• Serotonergic system: Receptor Serotonin-5HT-2a (atypical neuroleptic drugs inhibit these receptors)
  • Complex receptor systems involved (dopaminergic, glutamatergic, serotonergic, gabaergic): balance and interactions between the different systems disturbed
  • Thalamus function disturbance: striato-thalamic pathways filter sensory stimuli reaching the brain cortex. Through disturbance of this mechanism the cortex is poorly protected and thus overstimulated
  • Immunological hypothesis: changes affecting the immune system may follow viral infections. Inconstant findings involving higher antibody titers to cytomegalic, herpes, influenza or measles viruses.

►Psychosocial hypotheses

  • “Schizophrenogenic mother” (Fromm-Reichmann 1950): dominant, possessive, overprotective, rigid and emotionally cold mother “driving” child into “madness” (S.)
  • Double bind hypothesis (Bateson et al. 1956): pathological (double bind) communication between mother and infant, which lead to intellectual and emotional confusion. Lack or passivity of father increases helplessness and frustration of the child, who reacts with withdrawal into psychosis. First group dynamic hypotheses.
  • “Expressed emotions” hypothesis (EE): High emotional level and overprotective-hostile behavior could be found in the families of s. patients, which may lead to frequent s. episodes. Relapse risk predictable by high EE-score (Vaugh & Leff 1976). No specific theory for S., but for all psychiatric conditions
  • “Life Event” hypothesis (Brown & Birley 1970): In about 50% of cases, important life events were found three weeks prior to the beginning of a s. episode. LE are considered as precipitating factors, but not involved in the genesis of the disease
  • Multifactorial theory: Genetic and familial factors concurring (Tienari 1991). At present, multifactorial theory is favorized in all psychiatric and psychosomatic conditions
  • Group dynamic hypothesis (Ammon 1971): Destructive dynamics of the primary group (hostile, manipulative, parentifying, abusive, emotionally traumatizing and confusing atmosphere provoking guilt feelings) interiorized by the child and later enhanced by and acted out in other significant groups (school, work etc.)

Detailed information is found in this lecture:

Schizophrenia is not one disease (in some cases the term disease is not appropriate). There are subtypes of schizophrenia syndromes and  it also occurs in a spectrum.

What Neuroscience has uncovered and theorized so far:

1. Imaging: reduction of brain tissue and dysconnectivity (Gruber, Meisenzahl, Koutsouleris),

 

2. Global Circuitry /models : cortex-striatal complex-thalamus-cortex; cortex-brain stem (Carlsson; Grace)

3. Local / regional networks: ”dysconnection” hypothesis; cerebral PFC (Murray & Wang, Deco & Hugues)

Impaired coupling of local and global functional feedbacks that underlies abnormal synchronization and negative symptoms of schizophrenia. (Woh et.al 2013)

These are results from Magnetic encephalography (MEG) studies. “In this study, we found that coupled local and global feedback (CLGF) circuits in the cortical functional network are related to the abnormal synchronization and also correlated to the negative symptom of schizophrenia.”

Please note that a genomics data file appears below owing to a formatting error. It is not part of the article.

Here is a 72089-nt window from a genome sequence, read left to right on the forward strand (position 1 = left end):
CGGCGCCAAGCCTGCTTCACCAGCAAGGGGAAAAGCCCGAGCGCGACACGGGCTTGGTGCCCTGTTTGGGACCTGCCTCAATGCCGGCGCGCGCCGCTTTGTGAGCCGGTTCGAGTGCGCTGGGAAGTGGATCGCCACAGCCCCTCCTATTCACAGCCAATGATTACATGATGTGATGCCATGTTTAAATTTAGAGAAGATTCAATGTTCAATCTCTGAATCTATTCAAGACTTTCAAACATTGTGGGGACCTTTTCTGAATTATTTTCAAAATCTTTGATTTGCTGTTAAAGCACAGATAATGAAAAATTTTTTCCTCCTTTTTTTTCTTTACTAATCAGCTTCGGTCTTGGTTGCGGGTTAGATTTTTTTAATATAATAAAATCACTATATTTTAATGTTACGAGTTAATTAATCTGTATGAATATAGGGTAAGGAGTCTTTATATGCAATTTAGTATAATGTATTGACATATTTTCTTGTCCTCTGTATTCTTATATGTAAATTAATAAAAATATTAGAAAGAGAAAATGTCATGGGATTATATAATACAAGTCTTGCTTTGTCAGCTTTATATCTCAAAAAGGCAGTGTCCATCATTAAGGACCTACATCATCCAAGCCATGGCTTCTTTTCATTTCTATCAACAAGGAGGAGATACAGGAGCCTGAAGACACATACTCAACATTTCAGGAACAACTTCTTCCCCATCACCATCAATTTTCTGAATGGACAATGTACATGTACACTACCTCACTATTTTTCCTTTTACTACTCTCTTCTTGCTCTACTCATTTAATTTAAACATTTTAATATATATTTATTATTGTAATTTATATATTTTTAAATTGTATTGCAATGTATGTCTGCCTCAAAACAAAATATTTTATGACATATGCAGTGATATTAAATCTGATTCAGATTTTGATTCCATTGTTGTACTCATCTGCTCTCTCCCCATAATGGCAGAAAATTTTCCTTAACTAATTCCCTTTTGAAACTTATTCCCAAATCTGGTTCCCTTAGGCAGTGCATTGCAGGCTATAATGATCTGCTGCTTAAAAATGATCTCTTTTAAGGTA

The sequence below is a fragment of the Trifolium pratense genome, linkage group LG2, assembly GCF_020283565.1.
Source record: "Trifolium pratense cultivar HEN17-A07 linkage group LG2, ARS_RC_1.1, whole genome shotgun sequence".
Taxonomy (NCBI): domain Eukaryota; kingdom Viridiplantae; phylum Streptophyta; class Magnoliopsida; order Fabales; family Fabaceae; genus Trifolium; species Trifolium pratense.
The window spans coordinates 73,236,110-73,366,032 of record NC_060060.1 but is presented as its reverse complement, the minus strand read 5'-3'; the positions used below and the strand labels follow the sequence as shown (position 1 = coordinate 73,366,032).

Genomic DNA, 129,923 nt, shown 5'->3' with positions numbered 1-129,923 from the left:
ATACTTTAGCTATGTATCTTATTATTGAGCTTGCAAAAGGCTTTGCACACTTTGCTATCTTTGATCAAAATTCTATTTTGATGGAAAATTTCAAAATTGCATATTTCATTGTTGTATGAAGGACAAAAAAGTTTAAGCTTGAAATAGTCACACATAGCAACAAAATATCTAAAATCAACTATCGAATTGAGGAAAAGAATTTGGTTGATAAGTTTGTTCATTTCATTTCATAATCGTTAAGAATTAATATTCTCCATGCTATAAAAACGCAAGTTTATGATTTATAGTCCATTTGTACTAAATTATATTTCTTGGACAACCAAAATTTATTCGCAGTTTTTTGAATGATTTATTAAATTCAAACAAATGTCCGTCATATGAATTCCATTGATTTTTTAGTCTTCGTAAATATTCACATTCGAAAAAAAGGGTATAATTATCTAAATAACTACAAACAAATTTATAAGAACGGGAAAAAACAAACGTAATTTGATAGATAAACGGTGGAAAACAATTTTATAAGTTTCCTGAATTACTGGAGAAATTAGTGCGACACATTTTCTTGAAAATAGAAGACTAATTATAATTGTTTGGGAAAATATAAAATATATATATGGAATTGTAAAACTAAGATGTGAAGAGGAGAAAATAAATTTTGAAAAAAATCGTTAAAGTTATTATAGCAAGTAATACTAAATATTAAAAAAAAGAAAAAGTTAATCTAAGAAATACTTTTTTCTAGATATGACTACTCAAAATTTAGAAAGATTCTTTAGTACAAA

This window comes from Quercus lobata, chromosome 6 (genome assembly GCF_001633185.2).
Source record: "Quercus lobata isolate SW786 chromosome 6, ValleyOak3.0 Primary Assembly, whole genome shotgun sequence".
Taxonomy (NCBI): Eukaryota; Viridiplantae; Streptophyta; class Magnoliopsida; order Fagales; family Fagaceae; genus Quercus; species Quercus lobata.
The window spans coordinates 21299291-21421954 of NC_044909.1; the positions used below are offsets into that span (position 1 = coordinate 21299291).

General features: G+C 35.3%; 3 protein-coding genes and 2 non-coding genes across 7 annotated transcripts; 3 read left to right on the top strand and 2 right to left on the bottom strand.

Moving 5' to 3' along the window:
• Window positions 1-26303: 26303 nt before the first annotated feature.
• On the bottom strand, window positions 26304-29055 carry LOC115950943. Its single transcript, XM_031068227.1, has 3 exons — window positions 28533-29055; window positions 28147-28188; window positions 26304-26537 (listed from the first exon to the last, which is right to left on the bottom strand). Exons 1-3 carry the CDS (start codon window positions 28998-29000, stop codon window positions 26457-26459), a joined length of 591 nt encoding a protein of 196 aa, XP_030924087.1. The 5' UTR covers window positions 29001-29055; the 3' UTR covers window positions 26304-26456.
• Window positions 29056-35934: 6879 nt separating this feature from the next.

4. Neurotransmission: dopamine (+), serotonin (+), glutamate (-), GABA (-); (Antipsychotics: Gründer)

The differences in the excitation-inhibition balance in patients with normal and schizophrenic symptoms can be explained by observing these:

Smaller & fewer dendritic spines, reduced GABA synthesis, increased suppression of GABA release, fewer GABA a1 receptors, reduced GABA re-uptake and more GABA 2 receptors.

a) Working memory task induces lower change in activation in schizophrenia compared to healthy subjects.

b) NMDA-receptor antagonist ketamine evokes similar patterns

c) A computational model of working memory, comprised of task-activated (top) and task-deactivated (bottom) modules highlighting a possible mechanism for deactivation, followed by results. We tested whether ‘disinhibition’ via reduced NMDA receptor conductance onto GABA cells (E–I) (small red arrow) would resemble activation/deactivation BOLD findings under ketamine and observations in schizophrenia.

 

  1. Synaptic specifities: D2R / D1R predominance e.g. PFC (signal / noise ratio in information processing; Voit)

6. Subcellular molecular networks (Gebicke-Haerter)

7. Genes:for enzymes, receptors … susceptibility genes, including neuregulin-1, ErbB4, nNOS, PICK1, and DISC1, (Rujescu, Schmitt)

References:

Ammon, G. (1971): Auf dem Wege zu einer Psychotherapie der Schizophrenie (Towards a psychotherapy of schizophrenia). Dyn. Psychiat. 4: 9-28 (English summary)
Bateson, G. et al. (1956): Toward a theory of schizophrenia. Behav. Science 1: 251-264
Fromm-Reichmann, F. (1950): Principles of intensive psychotherapy. Chicago: Univ. Chicago Press
Gaebel, W. (2005): New developments and treatment issues in schizophrenia. In: Christodoulou, G. N. (Ed.): Advances in Psychiatry, Vol. 2. World Psychiatric Association, 45-52
Kaplan & Sadock’s Synopsis of Psychiatry (2003) (KSSP). Philadelphia: Lippincott Williams & Wilkins, 471-504
Kaplan & Sadock’s Comprehensive Textbook of Psychiatry, 2 Vol. (2000) (KSCT). Philadelphia: Lippincott Williams & Wilkins, 1096-1231
Vaugh, C., Leff, J (1976): The measurement of expressed emotions in the families of psychiatric patients. Brit. J. Soc. Psychol. 15: 157-165